The last time I worked closely with a coach, it meant twice-a-day football practices.
So you can imagine why I would be reluctant to suit up again, so to speak.
But when I started my law firm in 2011, I was struck by the amazing array of new and seemingly limitless possibilities.
When you work for yourself, there are two ways you can react to this new working reality: you can be inspired and motivated, or you can be paralyzed and petrified.
I knew I wanted the former, and not the latter.
I also knew I wanted to build a bigger business and achieve a bigger vision. I knew I wasn’t going to be satisfied staying small.
More than all else, I knew I needed someone to help me get there. I couldn’t do it alone.
How I Was Introduced to Business Coaching
I saw how Kevin had both benefited from working with a business coach while building his disaster recovery business, and I saw how much value he brings now that he is doing the coaching.
Kevin started working with a business coach when his fledgling disaster recovery business was bringing in less than $500,000 worth of revenue per year and had just a few employees. He continued working with the same coach straight through to $24 million a year in revenue and 230 employees.
Kevin’s coach helped him work through crucial decisions from adding employees and letting employees go, to acquiring businesses, expanding service offerings and moving into new geographic markets.
He credits that coaching relationship for a large amount of his success in growing and ultimately selling his business.
That’s a pretty good endorsement of working with a coach, don’t you think?
How Business Coaching Has Gone Mainstream
Working with a business coach used to be frowned upon as if it was a sign of weakness. But lately it’s been hot.
Many famous business leaders and entrepreneurs have worked with a business coach, including Sir Richard Branson, former Google CEO Eric Schmidt and Oprah Winfrey.
Here’s Eric Schmidt talking about the value of working with a business coach:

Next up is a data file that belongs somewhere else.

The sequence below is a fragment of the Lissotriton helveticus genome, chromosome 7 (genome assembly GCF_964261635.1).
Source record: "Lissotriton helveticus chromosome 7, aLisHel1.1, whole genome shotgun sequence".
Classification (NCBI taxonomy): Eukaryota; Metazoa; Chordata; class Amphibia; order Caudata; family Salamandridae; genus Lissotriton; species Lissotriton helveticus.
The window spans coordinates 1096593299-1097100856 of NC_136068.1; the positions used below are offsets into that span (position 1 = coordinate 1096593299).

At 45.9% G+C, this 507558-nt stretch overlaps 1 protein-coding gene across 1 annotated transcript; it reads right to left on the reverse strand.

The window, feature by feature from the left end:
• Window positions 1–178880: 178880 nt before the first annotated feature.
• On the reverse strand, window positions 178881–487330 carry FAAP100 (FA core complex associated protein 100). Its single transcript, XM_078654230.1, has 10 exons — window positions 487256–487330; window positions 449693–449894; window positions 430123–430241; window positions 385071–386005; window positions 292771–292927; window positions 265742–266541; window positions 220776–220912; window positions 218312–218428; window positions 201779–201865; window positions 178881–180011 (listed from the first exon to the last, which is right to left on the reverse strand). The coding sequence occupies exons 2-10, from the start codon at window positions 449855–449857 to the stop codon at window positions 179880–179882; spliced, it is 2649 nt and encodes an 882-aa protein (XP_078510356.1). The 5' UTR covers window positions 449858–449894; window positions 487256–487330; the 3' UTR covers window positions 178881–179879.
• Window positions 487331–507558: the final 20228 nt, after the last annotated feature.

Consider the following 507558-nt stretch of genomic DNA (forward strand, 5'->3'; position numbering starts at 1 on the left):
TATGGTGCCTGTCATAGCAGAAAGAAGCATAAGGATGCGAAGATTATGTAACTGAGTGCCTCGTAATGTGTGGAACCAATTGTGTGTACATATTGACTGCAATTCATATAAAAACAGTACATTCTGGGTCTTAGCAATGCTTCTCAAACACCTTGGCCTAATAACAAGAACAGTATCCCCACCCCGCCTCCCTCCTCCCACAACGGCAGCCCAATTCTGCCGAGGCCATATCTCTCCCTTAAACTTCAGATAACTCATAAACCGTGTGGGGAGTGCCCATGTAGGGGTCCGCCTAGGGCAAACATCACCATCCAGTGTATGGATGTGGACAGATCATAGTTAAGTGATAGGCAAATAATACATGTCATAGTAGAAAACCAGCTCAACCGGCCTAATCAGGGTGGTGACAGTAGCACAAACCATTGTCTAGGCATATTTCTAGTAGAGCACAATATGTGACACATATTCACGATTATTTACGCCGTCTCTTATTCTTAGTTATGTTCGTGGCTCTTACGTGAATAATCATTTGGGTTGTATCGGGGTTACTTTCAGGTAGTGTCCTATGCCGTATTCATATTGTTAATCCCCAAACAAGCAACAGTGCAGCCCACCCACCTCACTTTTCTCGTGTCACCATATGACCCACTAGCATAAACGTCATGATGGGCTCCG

I figured if a coach was good enough for those guys, it’s good enough for me.
Never having hired a coach before, the first thing I needed to do was to educate myself on the process.
How to Interview and Select a Business Coach
Choosing a business coach to work with is a very personal decision. You need to pick someone you feel comfortable working with but who will also challenge you and stretch you to help you grow.
A crucial distinction at the outset is understanding what a coach is and what a coach is not.
A coach does not provide all of the answers for you. Your coach does not have all of the answers. In this sense, a business coach is different from your typical high school football or basketball coach.
A coach does help you to envision the future you want for yourself, for your family, and for your business, then helps you move towards that goal.
That’s one very simple generalization of what a coach does. Like most things, there’s a lot more complexity once you start diving into the details.
Your coach may help you do basic work you have never done (but probably should have), such as identifying your ideal clientele. The type of client who you should be serving and who makes you happiest to show up to work each day.
Your coach may also help you identify and recognize your strengths or where your weaknesses are holding you back.
One very tough initial decision was the choice not to work with Kevin, who I really admire and respect. I really struggled with this decision. Although I would have loved working with him, I also knew I wanted to work with him further on Business Profit Academy and other projects, and I didn’t want anything to get in the way of that.
Before I started interviewing coaches, I laid out what I wanted from a coach.
Here’s generally what I wrote down: